The Exquisite Kite Craft

The earliest Chinese kites were made of wood and called muyuan (wooden kites); they date as far back as the Warring States Period (475-221 B.C.) at least two millennia ago. After the invention of paper, kites began to be made of this new material called zhiyuan (paper kites).


Instead of being playthings, early kites were used for military purposes. Historical records say they were large in size; some were powerful enough to carry men up in the air to observe enemy movements, and others were used to scatter propaganda leaflets over hostile forces.


According to the Records of Strange Events (Du Yi Zhi), an ancient work, when Xiao Yan, Emperor Wudi (464-549) of the Liang Dynasty, was surrounded at Taicheng, Nanjing by the rebel troops under Hou Jing, it was by means of a kite that he sent out an S.O.S. message for outside help.


During the Tang Dynasty (618-907), people began to fix on kites some bamboo strips which, when high in the air, would vibrate and ring in the breeze like a zheng (a stringed instrument). Since then, the popular Chinese name for the kite has become fengzheng (wind zheng). The kites made today in certain localities are fixed with silk strings or rubber bands to give out pleasant ringing in the wind.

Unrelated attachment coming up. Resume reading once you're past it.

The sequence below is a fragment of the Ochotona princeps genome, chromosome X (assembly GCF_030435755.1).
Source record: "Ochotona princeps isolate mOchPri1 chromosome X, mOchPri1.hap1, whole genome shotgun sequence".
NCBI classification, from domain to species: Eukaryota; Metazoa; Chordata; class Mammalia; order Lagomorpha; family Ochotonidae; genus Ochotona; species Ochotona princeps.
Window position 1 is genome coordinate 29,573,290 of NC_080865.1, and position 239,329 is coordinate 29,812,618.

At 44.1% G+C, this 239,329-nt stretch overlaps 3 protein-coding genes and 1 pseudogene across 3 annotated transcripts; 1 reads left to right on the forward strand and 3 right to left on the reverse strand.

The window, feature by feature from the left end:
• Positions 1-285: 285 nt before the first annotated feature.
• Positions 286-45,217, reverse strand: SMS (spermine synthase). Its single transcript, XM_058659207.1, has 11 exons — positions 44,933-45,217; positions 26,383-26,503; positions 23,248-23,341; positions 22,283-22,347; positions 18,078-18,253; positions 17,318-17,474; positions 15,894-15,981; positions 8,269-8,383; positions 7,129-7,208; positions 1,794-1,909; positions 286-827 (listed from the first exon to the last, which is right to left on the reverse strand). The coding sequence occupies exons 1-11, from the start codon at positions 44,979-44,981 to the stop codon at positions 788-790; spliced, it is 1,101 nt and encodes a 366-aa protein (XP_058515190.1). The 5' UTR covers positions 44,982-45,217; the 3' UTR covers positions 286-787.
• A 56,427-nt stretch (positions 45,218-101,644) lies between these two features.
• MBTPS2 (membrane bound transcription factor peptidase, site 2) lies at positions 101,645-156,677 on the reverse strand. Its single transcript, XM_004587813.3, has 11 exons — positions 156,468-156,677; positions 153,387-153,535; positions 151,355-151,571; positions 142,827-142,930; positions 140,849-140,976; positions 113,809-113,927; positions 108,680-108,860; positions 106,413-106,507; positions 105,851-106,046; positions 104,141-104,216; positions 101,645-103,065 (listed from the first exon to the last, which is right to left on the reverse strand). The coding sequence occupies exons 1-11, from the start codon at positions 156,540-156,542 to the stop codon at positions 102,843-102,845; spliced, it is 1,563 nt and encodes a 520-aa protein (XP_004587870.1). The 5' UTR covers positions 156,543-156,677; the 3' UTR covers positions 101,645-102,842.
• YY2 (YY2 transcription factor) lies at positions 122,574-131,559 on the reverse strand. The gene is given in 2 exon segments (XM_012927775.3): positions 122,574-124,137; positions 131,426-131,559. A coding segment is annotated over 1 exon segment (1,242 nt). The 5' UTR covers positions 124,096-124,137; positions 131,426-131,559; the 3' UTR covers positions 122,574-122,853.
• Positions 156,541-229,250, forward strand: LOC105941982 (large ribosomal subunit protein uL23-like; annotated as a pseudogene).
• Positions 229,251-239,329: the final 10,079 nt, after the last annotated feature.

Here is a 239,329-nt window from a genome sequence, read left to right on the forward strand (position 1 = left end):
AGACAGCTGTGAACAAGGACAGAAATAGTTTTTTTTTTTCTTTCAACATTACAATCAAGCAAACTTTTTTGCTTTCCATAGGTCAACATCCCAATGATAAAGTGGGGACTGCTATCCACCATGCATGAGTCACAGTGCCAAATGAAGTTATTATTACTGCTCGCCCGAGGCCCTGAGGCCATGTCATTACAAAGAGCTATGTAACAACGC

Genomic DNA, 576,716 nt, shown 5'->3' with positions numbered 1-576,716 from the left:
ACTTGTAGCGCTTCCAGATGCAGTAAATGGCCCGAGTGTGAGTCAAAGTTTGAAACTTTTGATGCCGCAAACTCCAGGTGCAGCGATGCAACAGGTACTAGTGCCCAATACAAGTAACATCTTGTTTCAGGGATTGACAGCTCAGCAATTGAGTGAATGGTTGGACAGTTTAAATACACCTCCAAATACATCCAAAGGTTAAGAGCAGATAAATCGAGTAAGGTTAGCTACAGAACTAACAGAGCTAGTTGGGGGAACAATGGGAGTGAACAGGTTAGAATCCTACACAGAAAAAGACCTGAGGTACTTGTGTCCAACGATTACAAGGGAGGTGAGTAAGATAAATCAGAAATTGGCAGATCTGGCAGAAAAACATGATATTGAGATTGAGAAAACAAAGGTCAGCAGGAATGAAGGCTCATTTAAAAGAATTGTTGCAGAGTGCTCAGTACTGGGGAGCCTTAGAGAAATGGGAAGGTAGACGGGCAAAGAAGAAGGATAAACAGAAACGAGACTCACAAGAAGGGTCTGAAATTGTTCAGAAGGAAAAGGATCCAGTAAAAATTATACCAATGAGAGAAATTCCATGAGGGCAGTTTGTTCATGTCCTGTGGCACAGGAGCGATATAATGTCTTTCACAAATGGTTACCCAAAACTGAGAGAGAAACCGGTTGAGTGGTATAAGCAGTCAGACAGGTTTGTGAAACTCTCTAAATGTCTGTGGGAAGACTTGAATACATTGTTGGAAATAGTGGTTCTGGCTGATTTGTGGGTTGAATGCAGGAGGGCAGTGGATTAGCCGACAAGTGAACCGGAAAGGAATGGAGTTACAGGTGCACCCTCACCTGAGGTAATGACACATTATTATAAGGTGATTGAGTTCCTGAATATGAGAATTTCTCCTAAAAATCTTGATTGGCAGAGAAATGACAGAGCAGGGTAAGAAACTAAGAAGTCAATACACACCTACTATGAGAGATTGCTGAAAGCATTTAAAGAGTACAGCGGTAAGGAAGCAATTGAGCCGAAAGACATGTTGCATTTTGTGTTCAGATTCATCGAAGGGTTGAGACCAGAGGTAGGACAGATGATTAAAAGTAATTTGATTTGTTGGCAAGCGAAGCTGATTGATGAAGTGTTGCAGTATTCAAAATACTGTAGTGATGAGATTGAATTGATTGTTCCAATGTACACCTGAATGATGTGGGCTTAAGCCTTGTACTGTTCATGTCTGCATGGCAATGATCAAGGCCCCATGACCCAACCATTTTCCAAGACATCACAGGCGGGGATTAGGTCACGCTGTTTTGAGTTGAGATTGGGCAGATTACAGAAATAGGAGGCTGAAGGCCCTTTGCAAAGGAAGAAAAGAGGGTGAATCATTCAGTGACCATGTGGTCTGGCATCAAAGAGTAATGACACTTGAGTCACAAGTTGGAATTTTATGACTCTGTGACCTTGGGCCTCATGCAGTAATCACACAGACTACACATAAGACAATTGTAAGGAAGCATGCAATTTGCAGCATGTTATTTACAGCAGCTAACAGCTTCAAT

It was also believed, for instance, during the Qing Dynasty (1644-1911), that flying a kite and then letting it go, apart from the pleasure in itself, might send off one's bad luck and illness. Consequently it would bring bad luck if one should pick up a kite lost by other people. 


It is no easy job to make a kite that one can be proud of. For the frame, the right kind of bamboo must be selected. It should be thick and strong for a kite of large dimensions in order to stand the wind pressure. For miniature kites, on the other hand, thin bamboo strips are to be used.


The second step in the making of a kite is the covering of the frame. This is normally done with paper, sometimes with silk. Silk kites are more durable and generally of higher artistic value.


Painting of the kite may be done in either of two ways. For mass-produced kites, pre-printed paper is used to cover the frames. Custom-made kites are painted manually after covering. Many of the designs bear messages of good luck; a pine tree and a crane, for example, mean longevity, bats and peaches wish you good fortune and a long life, and so on.